Those of you that have been reading Tucson Velo for a while probably know most of the story about my return to biking.
Here’s the cheat sheet if not:
- Five years ago I was a very out of shape 290 pound guy who never exercised.
- A friend got me on a road bike and I was hooked.
- I lost 140 pounds (I’ve since stabilized around 200 pounds)
- I continued riding road bikes for fun, but became more interested in utility cycling
Transportation cycling will always be my passion, but when I want to get out and have a blast on the bike, it’s no longer the skinny-wheeled road bike I reach for in the garage, but the full-suspension 29er instead.
I still get out for road rides with friends and enjoy it and ultimately as long as it has two wheels I’ll ride it and have a blast, but I think I’m finally ready to admit I’m not a roadie.
Here are five reasons why I’ve made the switch to mountain biking
1. No cars
The Tucson region has more shoulders, paths and bike lanes than any other region in the country, but despite that, there are frequently some kind of altercations or negative interactions with motorists on road rides. Sometimes it’s driver passing a little too closely, but can be more serious too. It’s nice to hit a trail and only have to worry about the occasional horse, jagged rocks and cactuses.
2. The places you go
I love the places you see on a mountain bike. In Flagstaff last month, I rode my bike to a grove of Aspen trees so beautiful that I just stopped and sat down to take it in. I would have never seen from the road. On Saturday I pedaled 6 miles outside the city, looked around and didn’t see a single sign of civilization.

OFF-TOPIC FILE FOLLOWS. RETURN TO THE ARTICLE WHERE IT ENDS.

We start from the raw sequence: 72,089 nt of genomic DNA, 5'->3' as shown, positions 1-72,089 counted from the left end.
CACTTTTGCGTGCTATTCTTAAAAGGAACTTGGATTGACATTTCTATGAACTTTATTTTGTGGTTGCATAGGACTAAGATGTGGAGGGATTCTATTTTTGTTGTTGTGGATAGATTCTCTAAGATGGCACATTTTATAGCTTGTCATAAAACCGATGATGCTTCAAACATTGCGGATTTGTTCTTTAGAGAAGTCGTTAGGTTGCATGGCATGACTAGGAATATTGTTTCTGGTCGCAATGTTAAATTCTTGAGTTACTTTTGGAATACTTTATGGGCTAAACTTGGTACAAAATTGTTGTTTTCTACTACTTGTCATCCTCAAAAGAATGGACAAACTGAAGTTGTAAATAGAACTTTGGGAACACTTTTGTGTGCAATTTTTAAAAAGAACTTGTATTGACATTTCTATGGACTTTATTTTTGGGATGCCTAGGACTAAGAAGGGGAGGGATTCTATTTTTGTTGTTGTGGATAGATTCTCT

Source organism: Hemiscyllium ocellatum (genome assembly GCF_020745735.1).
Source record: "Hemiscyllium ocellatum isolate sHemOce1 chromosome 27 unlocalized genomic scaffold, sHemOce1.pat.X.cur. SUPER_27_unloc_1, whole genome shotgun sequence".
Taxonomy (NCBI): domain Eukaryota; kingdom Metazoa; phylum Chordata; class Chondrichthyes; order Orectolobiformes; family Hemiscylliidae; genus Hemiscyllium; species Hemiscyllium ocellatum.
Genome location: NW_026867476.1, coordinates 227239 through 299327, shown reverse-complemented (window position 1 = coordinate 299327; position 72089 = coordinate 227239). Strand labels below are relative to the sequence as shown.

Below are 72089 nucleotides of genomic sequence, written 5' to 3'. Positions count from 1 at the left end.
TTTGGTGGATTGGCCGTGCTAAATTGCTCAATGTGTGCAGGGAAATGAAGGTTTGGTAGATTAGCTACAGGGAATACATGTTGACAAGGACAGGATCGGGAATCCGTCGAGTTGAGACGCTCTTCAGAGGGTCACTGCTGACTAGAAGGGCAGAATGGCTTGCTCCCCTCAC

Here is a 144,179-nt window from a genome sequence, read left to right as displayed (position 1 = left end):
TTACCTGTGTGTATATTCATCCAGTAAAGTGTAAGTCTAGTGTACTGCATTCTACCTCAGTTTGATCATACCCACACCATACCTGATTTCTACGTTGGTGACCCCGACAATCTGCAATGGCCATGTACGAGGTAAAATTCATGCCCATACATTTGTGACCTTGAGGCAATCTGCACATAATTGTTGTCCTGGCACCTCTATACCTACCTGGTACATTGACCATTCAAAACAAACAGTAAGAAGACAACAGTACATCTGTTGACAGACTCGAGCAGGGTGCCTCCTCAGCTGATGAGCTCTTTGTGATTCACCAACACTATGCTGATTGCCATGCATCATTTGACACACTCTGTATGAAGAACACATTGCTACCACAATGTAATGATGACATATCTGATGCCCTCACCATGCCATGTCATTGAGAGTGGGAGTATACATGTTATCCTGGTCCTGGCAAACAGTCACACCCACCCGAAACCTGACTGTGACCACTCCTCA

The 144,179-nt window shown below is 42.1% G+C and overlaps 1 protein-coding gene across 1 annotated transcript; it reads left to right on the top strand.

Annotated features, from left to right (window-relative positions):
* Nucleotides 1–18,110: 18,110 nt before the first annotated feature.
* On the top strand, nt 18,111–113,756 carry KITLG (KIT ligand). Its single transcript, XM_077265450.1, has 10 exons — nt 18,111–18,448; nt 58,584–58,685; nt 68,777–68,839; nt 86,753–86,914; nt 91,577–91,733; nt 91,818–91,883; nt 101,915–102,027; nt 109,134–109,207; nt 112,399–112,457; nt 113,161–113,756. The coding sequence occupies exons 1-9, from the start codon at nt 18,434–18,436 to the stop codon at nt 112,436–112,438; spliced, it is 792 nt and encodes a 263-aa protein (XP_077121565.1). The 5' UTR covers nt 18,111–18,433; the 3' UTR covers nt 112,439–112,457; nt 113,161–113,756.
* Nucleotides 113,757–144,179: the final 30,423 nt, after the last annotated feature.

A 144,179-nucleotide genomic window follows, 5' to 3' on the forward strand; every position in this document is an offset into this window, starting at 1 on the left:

3. Meeting the people who take ownership of the trails
I’ve been on a couple of ride with the Sonoran Desert Mountain Bicyclists and often ride with the group’s president Zach MacDonald. I was impressed by how much work their “Trail Love” crew does to keep the trails we ride on in good shape for all trail users. They also work closely with government agencies to ensure trail access remains for all users.
4. More challenges to meet
I find that there are more challenges to mountain biking. In road riding the biggest challenges for me were related to my level of fitness. Going farther or faster were the two main challenges. In mountain biking those two challenges remain, but you add challenges like cleaning a section of trail with a big ledge or riding off a big drop. It’s an awesome feeling when you are able to rise to those challenges. I remember the first time I cleaned the rock switchback on Rock Wren trail in Starr Pass and managed to ride through the narrow gap the pass heading through Starr Pass. There are trails that offer more and more technical sections so that you can continue challenging yourself.
5. It’s more about fun
Maybe it’s the people I ride with, but it seems like mountain bikers are more interested in having fun than laying down miles and watts or grabbing KOMs on Strava.
It’s not all roses and lollipops when it comes to mountain biking, though. Here are the two reasons why mountain biking stinks.
1. It’s painful to learn
When I started mountain biking, I fell. A lot. It’s a painful sport to learn. For the most part, there are less crashes on the road than the dirt.
2. Getting to the trail is a pain
Being that I love using a bike to get where I am going, I always want to ride the trail, but it often takes way too long and limits the trails I can realistically get to in the amount of time I have. I’ve given in and drive to some trails outside the city. I attempt to reconcile driving by always trying to carpool to the trail. On a road bike, you can leave the house and you are on your ride.
What about you, what are the reasons you love road biking or mountain biking?